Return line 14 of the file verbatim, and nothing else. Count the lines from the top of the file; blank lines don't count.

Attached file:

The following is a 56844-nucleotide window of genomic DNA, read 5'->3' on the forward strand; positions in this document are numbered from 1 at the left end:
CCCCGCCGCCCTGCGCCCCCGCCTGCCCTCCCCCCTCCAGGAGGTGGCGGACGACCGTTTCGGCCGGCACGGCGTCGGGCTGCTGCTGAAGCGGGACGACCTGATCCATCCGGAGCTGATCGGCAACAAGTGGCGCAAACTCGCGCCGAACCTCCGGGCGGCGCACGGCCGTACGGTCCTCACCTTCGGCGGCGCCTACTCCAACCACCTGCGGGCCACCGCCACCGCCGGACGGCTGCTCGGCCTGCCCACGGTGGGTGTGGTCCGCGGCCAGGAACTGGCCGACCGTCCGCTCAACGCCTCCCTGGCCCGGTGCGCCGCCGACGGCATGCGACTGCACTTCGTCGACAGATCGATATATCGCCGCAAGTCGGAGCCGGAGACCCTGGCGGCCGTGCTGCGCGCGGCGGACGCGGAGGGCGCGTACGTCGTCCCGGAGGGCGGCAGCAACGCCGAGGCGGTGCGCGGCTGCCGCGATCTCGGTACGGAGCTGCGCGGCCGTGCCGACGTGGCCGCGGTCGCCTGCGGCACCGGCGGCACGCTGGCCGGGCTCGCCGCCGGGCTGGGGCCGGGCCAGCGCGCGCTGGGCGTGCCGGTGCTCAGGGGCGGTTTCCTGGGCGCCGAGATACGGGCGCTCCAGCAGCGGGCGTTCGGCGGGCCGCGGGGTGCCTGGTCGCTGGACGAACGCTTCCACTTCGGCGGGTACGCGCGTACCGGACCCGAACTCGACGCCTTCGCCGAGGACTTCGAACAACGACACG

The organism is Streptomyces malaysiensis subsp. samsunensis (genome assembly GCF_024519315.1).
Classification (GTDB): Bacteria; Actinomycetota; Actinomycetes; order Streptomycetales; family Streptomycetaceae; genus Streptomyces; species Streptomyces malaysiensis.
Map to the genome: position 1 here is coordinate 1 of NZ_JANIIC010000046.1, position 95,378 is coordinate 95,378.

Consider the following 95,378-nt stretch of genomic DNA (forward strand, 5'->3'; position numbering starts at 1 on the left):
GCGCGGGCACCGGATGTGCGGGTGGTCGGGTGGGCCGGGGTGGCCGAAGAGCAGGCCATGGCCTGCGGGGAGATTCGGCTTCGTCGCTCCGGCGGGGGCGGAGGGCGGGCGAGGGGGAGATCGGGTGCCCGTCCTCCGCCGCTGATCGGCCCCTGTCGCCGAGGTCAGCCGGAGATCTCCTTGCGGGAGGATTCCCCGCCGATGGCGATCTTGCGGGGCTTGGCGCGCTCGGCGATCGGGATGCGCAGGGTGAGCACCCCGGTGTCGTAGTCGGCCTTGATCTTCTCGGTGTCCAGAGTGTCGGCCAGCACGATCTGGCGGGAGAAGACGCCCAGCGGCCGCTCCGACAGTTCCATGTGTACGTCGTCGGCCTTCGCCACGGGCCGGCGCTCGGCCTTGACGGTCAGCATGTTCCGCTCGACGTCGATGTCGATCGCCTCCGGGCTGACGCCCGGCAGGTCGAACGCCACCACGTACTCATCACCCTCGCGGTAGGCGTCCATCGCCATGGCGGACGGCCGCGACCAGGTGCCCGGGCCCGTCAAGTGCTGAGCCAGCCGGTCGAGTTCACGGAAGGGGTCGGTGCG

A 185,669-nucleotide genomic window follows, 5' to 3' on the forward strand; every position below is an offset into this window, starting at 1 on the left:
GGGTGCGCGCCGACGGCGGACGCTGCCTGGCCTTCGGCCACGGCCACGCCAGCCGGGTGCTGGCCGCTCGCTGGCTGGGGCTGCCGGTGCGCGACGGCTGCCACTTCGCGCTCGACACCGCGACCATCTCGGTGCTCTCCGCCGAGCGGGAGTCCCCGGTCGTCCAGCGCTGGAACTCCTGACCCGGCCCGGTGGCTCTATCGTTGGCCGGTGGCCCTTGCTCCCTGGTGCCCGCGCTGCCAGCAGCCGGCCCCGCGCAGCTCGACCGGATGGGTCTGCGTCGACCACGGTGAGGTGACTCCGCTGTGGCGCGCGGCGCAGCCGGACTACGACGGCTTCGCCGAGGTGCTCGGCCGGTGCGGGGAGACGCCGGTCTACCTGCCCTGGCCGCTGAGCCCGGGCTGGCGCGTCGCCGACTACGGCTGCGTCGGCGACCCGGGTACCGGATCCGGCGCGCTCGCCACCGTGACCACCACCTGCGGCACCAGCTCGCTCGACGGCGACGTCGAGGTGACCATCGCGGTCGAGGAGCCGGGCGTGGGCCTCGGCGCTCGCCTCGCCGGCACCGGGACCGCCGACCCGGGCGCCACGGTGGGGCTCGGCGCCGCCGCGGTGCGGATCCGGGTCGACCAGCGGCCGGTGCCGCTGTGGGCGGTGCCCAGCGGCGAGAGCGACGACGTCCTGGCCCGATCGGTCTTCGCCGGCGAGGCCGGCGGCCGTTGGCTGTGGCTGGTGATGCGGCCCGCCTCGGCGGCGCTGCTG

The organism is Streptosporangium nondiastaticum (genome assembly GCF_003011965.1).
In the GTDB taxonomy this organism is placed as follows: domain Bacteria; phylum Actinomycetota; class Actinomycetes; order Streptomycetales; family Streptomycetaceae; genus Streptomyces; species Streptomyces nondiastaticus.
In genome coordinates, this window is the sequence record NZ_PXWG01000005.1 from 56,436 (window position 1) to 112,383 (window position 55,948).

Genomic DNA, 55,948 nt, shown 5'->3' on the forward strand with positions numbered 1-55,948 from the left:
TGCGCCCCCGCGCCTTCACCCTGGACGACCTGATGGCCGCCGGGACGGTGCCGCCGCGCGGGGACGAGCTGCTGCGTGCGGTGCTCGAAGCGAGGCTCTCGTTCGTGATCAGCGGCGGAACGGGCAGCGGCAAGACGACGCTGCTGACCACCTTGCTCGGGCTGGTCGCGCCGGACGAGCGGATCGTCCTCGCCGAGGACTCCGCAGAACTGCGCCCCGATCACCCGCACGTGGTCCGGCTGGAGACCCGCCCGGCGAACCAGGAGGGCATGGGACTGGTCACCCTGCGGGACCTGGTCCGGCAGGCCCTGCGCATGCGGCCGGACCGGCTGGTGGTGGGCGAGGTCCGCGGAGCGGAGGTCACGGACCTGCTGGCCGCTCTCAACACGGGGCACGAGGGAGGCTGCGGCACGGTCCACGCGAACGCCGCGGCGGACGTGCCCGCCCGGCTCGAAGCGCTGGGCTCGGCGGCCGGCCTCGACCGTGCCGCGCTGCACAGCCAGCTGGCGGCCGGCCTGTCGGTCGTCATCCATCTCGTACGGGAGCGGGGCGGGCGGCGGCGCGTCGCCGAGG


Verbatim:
TGCGCCCCCGCGCCTTCACCCTGGACGACCTGATGGCCGCCGGGACGGTGCCGCCGCGCGGGGACGAGCTGCTGCGTGCGGTGCTCGAAGCGAGGCTCTCGTTCGTGATCAGCGGCGGAACGGGCAGCGGCAAGACGACGCTGCTGACCACCTTGCTCGGGCTGGTCGCGCCGGACGAGCGGATCGTCCTCGCCGAGGACTCCGCAGAACTGCGCCCCGATCACCCGCACGTGGTCCGGCTGGAGACCCGCCCGGCGAACCAGGAGGGCATGGGACTGGTCACCCTGCGGGACCTGGTCCGGCAGGCCCTGCGCATGCGGCCGGACCGGCTGGTGGTGGGCGAGGTCCGCGGAGCGGAGGTCACGGACCTGCTGGCCGCTCTCAACACGGGGCACGAGGGAGGCTGCGGCACGGTCCACGCGAACGCCGCGGCGGACGTGCCCGCCCGGCTCGAAGCGCTGGGCTCGGCGGCCGGCCTCGACCGTGCCGCGCTGCACAGCCAGCTGGCGGCCGGCCTGTCGGTCGTCATCCATCTCGTACGGGAGCGGGGCGGGCGGCGGCGCGTCGCCGAGG